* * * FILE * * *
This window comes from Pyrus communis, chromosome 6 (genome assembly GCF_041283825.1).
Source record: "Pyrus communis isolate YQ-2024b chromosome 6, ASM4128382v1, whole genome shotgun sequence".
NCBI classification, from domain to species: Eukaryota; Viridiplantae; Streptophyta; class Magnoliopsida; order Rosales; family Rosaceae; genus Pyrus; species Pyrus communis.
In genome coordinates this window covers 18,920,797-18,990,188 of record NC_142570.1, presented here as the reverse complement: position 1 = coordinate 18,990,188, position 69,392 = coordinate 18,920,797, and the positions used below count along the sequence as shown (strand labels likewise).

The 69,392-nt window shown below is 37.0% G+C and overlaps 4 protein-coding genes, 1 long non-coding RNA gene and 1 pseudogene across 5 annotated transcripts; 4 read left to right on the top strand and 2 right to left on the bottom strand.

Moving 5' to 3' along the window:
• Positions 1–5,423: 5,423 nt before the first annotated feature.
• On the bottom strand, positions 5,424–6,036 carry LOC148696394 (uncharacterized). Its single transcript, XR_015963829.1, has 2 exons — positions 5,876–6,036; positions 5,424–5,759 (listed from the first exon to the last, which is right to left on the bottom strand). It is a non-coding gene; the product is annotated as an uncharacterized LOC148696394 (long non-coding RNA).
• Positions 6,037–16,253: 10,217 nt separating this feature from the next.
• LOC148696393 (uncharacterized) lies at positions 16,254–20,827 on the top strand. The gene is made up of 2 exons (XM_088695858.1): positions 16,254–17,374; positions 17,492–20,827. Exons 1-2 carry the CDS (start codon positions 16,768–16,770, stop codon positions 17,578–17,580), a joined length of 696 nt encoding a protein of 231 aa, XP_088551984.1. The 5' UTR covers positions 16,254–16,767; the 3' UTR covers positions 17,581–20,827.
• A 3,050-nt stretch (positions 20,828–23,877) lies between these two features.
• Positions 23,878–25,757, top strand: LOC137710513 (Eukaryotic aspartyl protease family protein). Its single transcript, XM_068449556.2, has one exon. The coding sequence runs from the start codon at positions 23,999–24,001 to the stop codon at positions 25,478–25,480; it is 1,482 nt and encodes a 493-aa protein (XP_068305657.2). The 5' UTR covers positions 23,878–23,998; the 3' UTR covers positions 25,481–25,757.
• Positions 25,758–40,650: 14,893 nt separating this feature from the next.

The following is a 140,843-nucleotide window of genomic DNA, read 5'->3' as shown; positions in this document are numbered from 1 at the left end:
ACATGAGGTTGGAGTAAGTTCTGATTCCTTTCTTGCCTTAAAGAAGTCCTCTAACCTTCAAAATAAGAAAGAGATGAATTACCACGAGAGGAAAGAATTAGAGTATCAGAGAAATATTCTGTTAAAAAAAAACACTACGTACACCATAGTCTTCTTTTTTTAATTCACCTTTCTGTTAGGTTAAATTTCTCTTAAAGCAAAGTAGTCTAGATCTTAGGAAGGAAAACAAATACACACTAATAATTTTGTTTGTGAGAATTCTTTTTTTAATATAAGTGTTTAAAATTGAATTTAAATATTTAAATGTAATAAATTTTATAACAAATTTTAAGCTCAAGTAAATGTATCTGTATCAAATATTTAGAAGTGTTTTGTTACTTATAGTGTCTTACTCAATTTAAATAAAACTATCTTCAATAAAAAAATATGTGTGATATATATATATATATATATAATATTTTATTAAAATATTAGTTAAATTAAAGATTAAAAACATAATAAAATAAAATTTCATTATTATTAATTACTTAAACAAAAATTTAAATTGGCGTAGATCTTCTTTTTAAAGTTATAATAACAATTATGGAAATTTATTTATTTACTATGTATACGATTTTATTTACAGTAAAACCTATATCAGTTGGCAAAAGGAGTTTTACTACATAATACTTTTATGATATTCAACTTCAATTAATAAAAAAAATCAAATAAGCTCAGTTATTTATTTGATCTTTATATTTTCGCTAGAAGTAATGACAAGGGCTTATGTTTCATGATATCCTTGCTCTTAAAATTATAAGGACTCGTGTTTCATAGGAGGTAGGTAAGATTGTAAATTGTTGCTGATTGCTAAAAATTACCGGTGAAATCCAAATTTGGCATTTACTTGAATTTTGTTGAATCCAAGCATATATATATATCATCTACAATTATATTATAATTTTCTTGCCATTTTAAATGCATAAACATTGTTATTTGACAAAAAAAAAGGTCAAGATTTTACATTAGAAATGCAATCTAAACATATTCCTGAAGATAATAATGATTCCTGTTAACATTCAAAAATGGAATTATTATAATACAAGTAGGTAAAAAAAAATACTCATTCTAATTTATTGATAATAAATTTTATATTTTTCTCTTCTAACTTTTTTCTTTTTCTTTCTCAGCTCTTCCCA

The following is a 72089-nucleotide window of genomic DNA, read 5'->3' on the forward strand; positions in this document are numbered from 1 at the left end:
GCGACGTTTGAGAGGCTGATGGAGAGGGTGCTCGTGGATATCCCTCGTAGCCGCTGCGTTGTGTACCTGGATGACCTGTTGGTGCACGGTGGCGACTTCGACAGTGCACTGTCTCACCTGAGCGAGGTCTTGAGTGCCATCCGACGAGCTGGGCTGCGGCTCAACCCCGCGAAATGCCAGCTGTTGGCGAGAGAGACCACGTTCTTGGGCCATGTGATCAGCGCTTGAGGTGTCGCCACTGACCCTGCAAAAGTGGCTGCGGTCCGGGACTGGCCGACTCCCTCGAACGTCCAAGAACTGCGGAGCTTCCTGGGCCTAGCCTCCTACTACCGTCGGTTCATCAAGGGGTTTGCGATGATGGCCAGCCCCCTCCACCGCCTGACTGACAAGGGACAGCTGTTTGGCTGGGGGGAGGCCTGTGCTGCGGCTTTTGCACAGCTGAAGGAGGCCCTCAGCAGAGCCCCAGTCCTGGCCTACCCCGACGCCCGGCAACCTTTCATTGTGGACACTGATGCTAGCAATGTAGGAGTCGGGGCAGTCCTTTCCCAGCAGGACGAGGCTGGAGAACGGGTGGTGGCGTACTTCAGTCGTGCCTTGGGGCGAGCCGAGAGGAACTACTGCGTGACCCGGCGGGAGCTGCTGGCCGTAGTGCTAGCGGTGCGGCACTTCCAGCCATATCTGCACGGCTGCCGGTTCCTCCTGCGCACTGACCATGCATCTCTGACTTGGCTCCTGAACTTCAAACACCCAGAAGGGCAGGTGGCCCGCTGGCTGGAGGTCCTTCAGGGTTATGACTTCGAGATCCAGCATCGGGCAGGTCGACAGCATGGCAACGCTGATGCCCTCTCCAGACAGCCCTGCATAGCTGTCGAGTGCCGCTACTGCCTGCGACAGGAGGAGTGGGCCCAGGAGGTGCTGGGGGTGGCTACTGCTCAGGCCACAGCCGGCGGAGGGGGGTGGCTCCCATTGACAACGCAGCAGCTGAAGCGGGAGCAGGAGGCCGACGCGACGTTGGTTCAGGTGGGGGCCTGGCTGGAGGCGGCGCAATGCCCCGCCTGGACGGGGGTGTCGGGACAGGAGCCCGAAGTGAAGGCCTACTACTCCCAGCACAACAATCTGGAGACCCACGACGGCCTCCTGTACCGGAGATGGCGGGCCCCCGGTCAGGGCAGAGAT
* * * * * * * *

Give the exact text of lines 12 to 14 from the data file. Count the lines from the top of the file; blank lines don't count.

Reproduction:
• Positions 23,878–25,757, top strand: LOC137710513 (Eukaryotic aspartyl protease family protein). Its single transcript, XM_068449556.2, has one exon. The coding sequence runs from the start codon at positions 23,999–24,001 to the stop codon at positions 25,478–25,480; it is 1,482 nt and encodes a 493-aa protein (XP_068305657.2). The 5' UTR covers positions 23,878–23,998; the 3' UTR covers positions 25,481–25,757.
• Positions 25,758–40,650: 14,893 nt separating this feature from the next.

The following is a 140,843-nucleotide window of genomic DNA, read 5'->3' as shown; positions in this document are numbered from 1 at the left end: